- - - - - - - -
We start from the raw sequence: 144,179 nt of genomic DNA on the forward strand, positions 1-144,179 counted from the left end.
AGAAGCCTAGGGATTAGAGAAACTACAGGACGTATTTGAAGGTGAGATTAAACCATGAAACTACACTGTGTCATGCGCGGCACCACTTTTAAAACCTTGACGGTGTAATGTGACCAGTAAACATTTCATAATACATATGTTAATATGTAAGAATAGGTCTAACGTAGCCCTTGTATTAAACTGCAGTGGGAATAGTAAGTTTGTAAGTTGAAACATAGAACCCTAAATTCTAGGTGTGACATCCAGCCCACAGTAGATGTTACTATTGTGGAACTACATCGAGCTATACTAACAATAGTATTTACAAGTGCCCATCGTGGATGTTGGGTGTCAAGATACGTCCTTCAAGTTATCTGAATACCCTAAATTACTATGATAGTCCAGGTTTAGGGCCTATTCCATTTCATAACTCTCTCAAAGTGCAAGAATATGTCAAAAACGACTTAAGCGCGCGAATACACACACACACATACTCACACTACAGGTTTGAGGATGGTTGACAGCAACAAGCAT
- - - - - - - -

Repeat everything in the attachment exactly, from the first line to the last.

We start from the raw sequence: 144,179 nt of genomic DNA on the forward strand, positions 1-144,179 counted from the left end.
AGAAGCCTAGGGATTAGAGAAACTACAGGACGTATTTGAAGGTGAGATTAAACCATGAAACTACACTGTGTCATGCGCGGCACCACTTTTAAAACCTTGACGGTGTAATGTGACCAGTAAACATTTCATAATACATATGTTAATATGTAAGAATAGGTCTAACGTAGCCCTTGTATTAAACTGCAGTGGGAATAGTAAGTTTGTAAGTTGAAACATAGAACCCTAAATTCTAGGTGTGACATCCAGCCCACAGTAGATGTTACTATTGTGGAACTACATCGAGCTATACTAACAATAGTATTTACAAGTGCCCATCGTGGATGTTGGGTGTCAAGATACGTCCTTCAAGTTATCTGAATACCCTAAATTACTATGATAGTCCAGGTTTAGGGCCTATTCCATTTCATAACTCTCTCAAAGTGCAAGAATATGTCAAAAACGACTTAAGCGCGCGAATACACACACACACATACTCACACTACAGGTTTGAGGATGGTTGACAGCAACAAGCAT